The former footballer’s spokesperson had previously sent a letter defending his role as the major global tournament’s ambassador.
English comedian Joe Lycett has been called out for his “hypocrisy” in criticising David Beckham’s role as the FIFA World Cup Qatar 2022 ambassador, having hosted his own gigs in Doha previously.
The Sun shared lines from Lycett’s memoir “Parsnips, Buttered: How to win at modern life, one email at a time,” where he spoke about his past performances in Qatar and the United Arab Emirates.
Lycett, who relentlessly criticised Beckham’s deal as the tournament’s ambassador, had performed in Doha in 2015 while being well-aware of the country’s stance on the LGBTQ+ issue.
“Friends of mine had warned me about travelling to these countries, claiming that ‘they don’t like’, as one friend put it, ‘your lot,’” Lycett wrote in the memoir, as quoted by The Sun.
Years later, Lycett expressed his anger at the former footballer for “his blatant hypocrisy and failure to be an ally to the LGBTQ community.”
“It’s a very strange bandwagon to jump on when you’ve actually been to the place you’re so very vocally slagging off,” a source told The Sun.
David Beckham has defended his role as the FIFA World Cup Qatar 2022’s ambassador by citing his belief in sports as “a force for good,” following a flurry of negative coverage from British media.
Last month Lycett issued Beckham with an ultimatum, where he threatened to shred £10,000 if Beckham did not withdraw from his role.
The comedian said that he would instead donate it to LGBTQ+ charities if Beckham complied. Lycett was then seen shredding the money, which he later said was fake.
Responding to the latest criticism, Lycett appeared to mock The Sun’s report saying he was open about his two performances in Qatar in both his book and an interview with The New York Times.
He defended his position on Twitter by maintaining that he was paid by “UK comedy promoters” and not the Qatari government, despite his protest over the country itself and its policies regarding the community he advocates for.
Continuing his defence, Lycett said “it was 2015 and that went a lot further back then.” This is despite his knowledge of Qatar’s policies, which he had recorded in his memoir.
“But who can say? I don’t have the perfect hindsight and spotless morality of, to pick a completely random example, The Sun newspaper,” Lycett added in his Twitter statement.
While Lycett has appeared to criticise The Sun, he had based his criticism of Beckham’s deal by citing such British tabloids’ reports over the alleged whooping £150 million the former footballer received.
The accurate sums of money were not disclosed to the public and the claims continued to circulate despite the absence of statements from Beckham or his team.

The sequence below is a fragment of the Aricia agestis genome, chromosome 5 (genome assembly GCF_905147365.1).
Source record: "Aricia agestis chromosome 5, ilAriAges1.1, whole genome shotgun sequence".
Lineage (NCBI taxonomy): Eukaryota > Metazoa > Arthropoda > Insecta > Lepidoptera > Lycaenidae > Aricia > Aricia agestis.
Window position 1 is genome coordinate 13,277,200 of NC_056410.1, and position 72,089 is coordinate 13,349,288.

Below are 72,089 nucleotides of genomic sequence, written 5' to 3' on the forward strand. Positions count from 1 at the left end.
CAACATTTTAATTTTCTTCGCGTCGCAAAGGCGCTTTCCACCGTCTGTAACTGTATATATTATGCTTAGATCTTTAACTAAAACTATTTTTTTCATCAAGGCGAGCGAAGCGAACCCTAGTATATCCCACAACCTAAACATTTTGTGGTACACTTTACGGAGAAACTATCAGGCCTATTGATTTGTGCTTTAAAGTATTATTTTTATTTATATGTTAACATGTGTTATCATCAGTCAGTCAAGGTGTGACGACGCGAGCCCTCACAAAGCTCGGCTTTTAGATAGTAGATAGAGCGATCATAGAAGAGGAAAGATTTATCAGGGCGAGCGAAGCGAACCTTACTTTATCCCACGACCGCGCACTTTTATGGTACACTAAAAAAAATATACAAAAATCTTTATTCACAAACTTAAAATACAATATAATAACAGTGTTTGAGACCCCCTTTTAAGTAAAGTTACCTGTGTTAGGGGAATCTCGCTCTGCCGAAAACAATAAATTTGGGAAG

Last year, a source with knowledge confirmed to Doha News that the claims were based on ‘pure sensationalism’. The source said that the actual figure and duration of the deal is far from what has been reported by British media.
People on social media have joined in calling out the comedian.
“Disappointed but not surprised to read that Joe Lycett is a total hypocrite. Has himself taken the money to perform in Qatar and UAE despite publicly criticising and pulling publicity stunts against others. You’re a fake Joe,” one Twitter user said.
Another said, “And there it is. Never trust those who appoint themselves as moral arbiters.”
Beckham speaks up
Last week, Beckham’s spokesperson sent Lycett a statement that he read on a special edition of Joe Lycett’s Got Your Back on Channel 4.
The letter was the first time Beckham broke his silence on the criticism he faced for being a World Cup ambassador.
The spokesperson acknowledged the “different and strongly held views about engagement in the Middle East” while stressing the important role of sports in bringing people together.
“David has been involved in a number of World Cups and other major international tournaments both as a player and an ambassador and he’s always believed that sport has the power to be a force for good in the world,” read part of the statement, as quoted by ITV.
The letter went on to note that Beckham’s team sees the differing views “as positive that debate about the key issues has been stimulated directly by the first World Cup being held in the region.”
“We hope that these conversations will lead to greater understanding and empathy towards all people and that progress will be achieved,” the statement added.
The controversy surrounding Beckham’s role came months ahead of the World Cup, echoing other concerns raised mainly by media outlets from the West over Qatar’s hosting of the event.
The criticism came amid a wider campaign that has been slammed as “racist” and “unprecedented,” given that Qatar is the first Arab, Muslim country to host the event.
Qatar stood up to all critics by hosting what has been widely hailed as “the best World Cup ever”, in which Doha welcomed people from all over the world who united in their love for sports.